The idea of paying people for access to the discussion was developed very quickly.
With the rapid growth in the 2000s of social networking platforms like Facebook, it was only a matter of time before trading formed on its own type of social networking.
eToro was one of the first companies to capitalize on this and its OpenBook platform debuted in 2010. In addition to encouraging traders to share their trading activity with OpenBook and other websites, they allow us to see what the experts are doing in real time and learn from them (and copy trades in real time).
Trading floor secrets are common knowledge and everyone can benefit from it.
Forms of Social Trading
Various networks allow for various types of social trading. The most prominent ones are:
Occasionally, the term copy trading is used interchangeably with social trading. It can be misleading because while copy trading is a form of social trading, social trading isn’t inherently copy trading.
Copy trading platforms such as eToro, ZuluTrade and Ayondo not only allow investors to follow traders but also to copy their trades automatically.
Traders are ranked according to various factors including profitability, career level, maximum drawdown (the highest amount of money they have lost after bad trading), number of followers, risk etc. Using this knowledge, less experienced traders may determine who they trust and allocate a percentage of capital to be invested in opening the same positions. For instance, you could be setting the platform to invest £10 of your money for every £100 that Trader A invests in Stock X.
When the trader closes their position, your position also closes and you make the same relative profit or loss as Trader A.
In fx trading Mirror trading is used. While sounding similar to copy trading, it has important differences, the main one being that the copied strategy is in focus, rather than the trader.
An investor (or ‘mirror trader’) chooses a trading strategy based on what currencies they want to sell, how much money they want to make and how much they can afford to lose.
When the creator of the chosen strategy opens a position, the same position in the investor’s account is automatically opened (or mirrored).
Mirror trading is typically used by more experienced fx traders because its fully automated nature can result in a high volume of operation, and thus involves a greater amount of capital than copy trade.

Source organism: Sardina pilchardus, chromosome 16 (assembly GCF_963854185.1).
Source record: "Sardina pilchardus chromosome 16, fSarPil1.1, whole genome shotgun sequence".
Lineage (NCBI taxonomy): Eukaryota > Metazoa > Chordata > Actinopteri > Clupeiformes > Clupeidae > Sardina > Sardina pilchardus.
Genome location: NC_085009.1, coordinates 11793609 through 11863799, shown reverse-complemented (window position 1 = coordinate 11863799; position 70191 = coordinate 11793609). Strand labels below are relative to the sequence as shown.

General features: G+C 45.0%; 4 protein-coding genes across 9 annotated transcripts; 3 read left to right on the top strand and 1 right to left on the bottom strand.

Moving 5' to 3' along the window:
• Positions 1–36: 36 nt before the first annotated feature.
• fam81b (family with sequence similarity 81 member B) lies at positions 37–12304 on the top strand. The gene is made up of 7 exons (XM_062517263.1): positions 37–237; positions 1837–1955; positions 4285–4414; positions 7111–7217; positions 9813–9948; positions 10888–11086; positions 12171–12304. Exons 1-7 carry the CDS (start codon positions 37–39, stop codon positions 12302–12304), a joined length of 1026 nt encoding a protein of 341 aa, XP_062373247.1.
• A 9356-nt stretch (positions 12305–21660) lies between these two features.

Signals and Tips
The use of signals and tips requires less controlled forms of social trading. These are usually given free of charge by experienced traders (either on websites or via YouTube videos, etc.) or by subscription services such as internet trading rooms.
FX signals are also available on subscription services. Signals are created either through human interpretation or by algorithm, and can provide a text or email warning to investors when a fx signal is created that fits a selected investment profile.
While signals and tips services usually cost subscription money, traders still have a choice as to how to act on each. Communication technology that is being used is important when using signals – speed is necessary.
The Pros and Cons of Social Trading
Of course there are advantages and dangers associated with social trading. Here are some of the most important ones:
One of the key benefits of social commerce is that it cultivates mutual awareness. The views or strategies of one more experienced trader are not offered to less experienced traders subscribing to social trading platforms; they are provided with a much wider range of knowledge from multiple sources.
As already stated, traders on social trading platforms are rated according to different criteria. These provide other users with some degree of protection because they can determine the credentials of a trader before they start copying their trades.
Watch and Learn